The prime minister has spoken exclusively to BBC Scotland about the future of the NHS and the pioneering eye surgery that saved his sight.
Gordon Brown was speaking in an interview in the run-up to the 60th anniversary of the NHS.
He said he had never expected the surgery he had in Edinburgh to last so long.
He added that state-funded healthcare will become more important in the future.
When Gordon Brown was a student in Edinburgh, he was kicked in the head during a rugby scrum.
He suffered a detached retina, which left him blind in one eye. Not long afterwards he was admitted to Edinburgh Royal Infirmary with vision problems in the other eye.
Prime Minister Gordon Brown remembers trolleys serving Guinness being wheeled around wards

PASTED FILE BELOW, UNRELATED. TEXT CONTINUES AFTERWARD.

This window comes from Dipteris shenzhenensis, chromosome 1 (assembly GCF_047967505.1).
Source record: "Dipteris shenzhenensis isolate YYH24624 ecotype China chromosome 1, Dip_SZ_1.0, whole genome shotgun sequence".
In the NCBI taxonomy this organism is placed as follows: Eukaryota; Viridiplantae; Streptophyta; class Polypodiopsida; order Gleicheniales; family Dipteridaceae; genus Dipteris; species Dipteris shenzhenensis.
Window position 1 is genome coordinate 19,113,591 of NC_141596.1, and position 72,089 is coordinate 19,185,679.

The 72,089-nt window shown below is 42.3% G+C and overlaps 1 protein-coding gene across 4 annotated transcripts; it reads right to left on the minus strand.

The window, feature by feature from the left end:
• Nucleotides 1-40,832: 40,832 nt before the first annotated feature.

Speaking to the BBC he said he was "lucky" because his operation had been done by a highly-trained surgeon, the day before the doctor went on holiday.
Otherwise, the prime minister said his condition would have deteriorated while he waited.
He added: "It turned out to be very successful and it's held for all these years.
"If somebody had said to me having lost the sight in one eye you would have one operation that would last for effectively 35 years and everything would be OK after 35 years - I wouldn't have bet on that."
Mr Brown said that publicly-funded healthcare will become more relevant in the future as genetic advances show which people are more likely to suffer ill health, and therefore make them uninsurable.
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